In the year 1860 there arose the greatest political upheaval and excitement all over the United States, North and South, that has ever occured in my day. The North wanted to confiscate the negro property of the South and set them free. This brought on the war between North and South and known in history as the Civil War, which perhaps my children have all read and know more or less about and also how that terrific war of four years terminated and the desperate poverty in which our beloved South was left after that cruel and unjust war was over.
As I sit here at my desk trying to pen these lines, I hear the radio announcer at Dallas, Texas calling the cotton market and prices at various points, which reminds me of a little incident that occured just at the close of the Civil War and under my mother's management. My mother's farm was without fences along the public highway that ran through it, having been burned by the armies passing back and forth that way, which virtually left the whole farm lying out with no protection, neither did she have stock with which to work the farm had it been under fence, and legal money to buy anything with. Her stock left from the ravages of war consisted of a yoke of poor oxen, too poor for the yanks to eat, a blind mare and a broken leg one. I have heard her say that those were the most trying times of all her life. So the news came one morning that the Southern armies had all surrendered and the war was over. Mother said to me, I want you to go to town (Pulaski) tomorrow, see Dr. White and find out whether there is any market for cotton, what it is worth, etc. She had six bales of cotton left over from her crop the year the war began that she could not sell. She had it rolled into an old log house in the back yard and sent down in the field and had an old rick of hemp hauled up and packed all around and over the cotton hiding it completely and it stayed there four years of the war.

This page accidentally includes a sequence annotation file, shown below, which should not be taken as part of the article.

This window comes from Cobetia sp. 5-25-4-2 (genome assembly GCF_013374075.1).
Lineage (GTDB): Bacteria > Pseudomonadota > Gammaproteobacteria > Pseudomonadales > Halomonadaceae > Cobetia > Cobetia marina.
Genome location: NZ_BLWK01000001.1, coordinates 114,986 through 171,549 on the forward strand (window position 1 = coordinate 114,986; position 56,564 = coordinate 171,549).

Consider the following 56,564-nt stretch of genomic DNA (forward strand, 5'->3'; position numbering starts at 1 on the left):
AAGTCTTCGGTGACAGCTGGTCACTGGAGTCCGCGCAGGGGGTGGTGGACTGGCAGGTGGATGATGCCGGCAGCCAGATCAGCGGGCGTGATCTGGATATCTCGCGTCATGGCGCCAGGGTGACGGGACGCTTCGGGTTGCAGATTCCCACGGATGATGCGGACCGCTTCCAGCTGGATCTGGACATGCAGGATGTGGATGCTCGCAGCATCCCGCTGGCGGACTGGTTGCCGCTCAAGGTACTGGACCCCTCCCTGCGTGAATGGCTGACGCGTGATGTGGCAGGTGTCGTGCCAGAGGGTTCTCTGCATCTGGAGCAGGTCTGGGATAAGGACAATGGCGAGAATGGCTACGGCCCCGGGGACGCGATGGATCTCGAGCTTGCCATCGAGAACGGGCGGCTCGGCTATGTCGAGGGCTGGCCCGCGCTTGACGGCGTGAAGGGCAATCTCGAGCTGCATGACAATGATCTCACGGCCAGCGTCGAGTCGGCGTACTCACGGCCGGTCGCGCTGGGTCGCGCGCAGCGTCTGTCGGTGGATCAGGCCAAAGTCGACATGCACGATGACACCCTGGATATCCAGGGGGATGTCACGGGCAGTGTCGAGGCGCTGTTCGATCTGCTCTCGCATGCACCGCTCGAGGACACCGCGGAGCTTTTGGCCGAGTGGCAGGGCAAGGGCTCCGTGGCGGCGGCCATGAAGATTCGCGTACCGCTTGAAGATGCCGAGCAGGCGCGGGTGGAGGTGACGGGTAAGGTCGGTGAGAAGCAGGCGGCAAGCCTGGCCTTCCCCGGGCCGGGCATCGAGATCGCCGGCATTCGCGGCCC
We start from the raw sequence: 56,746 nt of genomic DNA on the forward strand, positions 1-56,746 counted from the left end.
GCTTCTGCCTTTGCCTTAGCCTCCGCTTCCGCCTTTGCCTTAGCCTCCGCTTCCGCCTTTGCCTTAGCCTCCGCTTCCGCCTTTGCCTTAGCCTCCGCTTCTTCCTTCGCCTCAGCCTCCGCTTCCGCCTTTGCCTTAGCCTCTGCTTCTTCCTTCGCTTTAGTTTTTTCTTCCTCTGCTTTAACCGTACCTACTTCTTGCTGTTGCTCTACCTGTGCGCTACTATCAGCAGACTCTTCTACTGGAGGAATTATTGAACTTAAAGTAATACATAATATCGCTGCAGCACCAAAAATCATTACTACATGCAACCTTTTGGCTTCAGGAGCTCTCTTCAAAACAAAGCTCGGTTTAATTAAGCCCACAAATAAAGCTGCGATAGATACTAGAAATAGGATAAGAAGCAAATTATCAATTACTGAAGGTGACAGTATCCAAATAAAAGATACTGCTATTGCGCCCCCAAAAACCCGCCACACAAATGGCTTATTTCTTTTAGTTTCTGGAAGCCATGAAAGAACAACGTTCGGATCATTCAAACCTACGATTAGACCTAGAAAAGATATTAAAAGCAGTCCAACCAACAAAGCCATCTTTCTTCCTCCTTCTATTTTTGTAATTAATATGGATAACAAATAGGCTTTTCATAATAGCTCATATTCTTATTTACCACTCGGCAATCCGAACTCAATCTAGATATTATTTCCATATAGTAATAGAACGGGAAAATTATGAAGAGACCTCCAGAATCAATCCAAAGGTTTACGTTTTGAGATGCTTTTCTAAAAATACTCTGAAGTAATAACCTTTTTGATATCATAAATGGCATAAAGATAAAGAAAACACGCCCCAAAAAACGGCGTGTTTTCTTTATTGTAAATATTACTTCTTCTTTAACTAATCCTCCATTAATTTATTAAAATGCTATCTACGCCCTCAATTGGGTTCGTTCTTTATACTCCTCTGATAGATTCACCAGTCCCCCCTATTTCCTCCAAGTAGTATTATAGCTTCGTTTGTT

The yankies had confiscated and shipped all the cotton in the whole country north during the during the prgress of the war, so when I got back from Pulaski and told Mother that Dr. White said he would give her $1.25 per pound for her cotton she expressed more joy and happiness than I had seen or heard her express in four long years and wound up by saying the Lord will provide for his people and she so believed.
Bright and early the next morning she had me on the road to market that cotton. My team consisted of the yoke of oxen referred to a few lines back, the blind and broken leg mares. I was ashamed to drive into Pulaski with that team but a Potentate on his throne never felt more important or exalted than I as I rode on top that load of cotton. The six bales brought over $3500.00 which enabled her to get her farm fenced and buy such stock as was necessary for the farming of her lands the following year.
The two great armies that fought back and forth through Tennessee consumed everything eatable along the highways over which they passed and burned all the fences. The Northern army paid for nothing they got. The Southern army paid for all it got in Convederate money but after the fall of the Confederacy their money was no good, could not buy anything with it, therefore the money from the six bales of cotton came in like a blessing from on high and my mother always looked at it in that way. After the war was over she filed claims against the U.S. Government for thousands of dollars but because of her being a Rebel and having had three sons in the Confederat Army she was not allowed her claims and never recovered anything that was lost during the war, yet these things never seemed to dicourage her. Her energy never seemed to flag or wane in the least.
I could here record many of happenings of that day and time during and following the cruel war of the 1860's showing the trials, troubles and tribulations and sorrows of my dear toiling, working mother but that would be aside from the object of this writing and then it is likely in this day of rush, whiz and whirl my own dear children would not take the time to read what I have already written, being so busy in their endeavor to provide for those depending on them for the necessities of life.
The family lived at Brick Church, Giles Co., Tennessee until 1900 when they moved to Waxahachie, Texas.
These next lines were written by William Andrew Rothrock just before his death at the age of 83.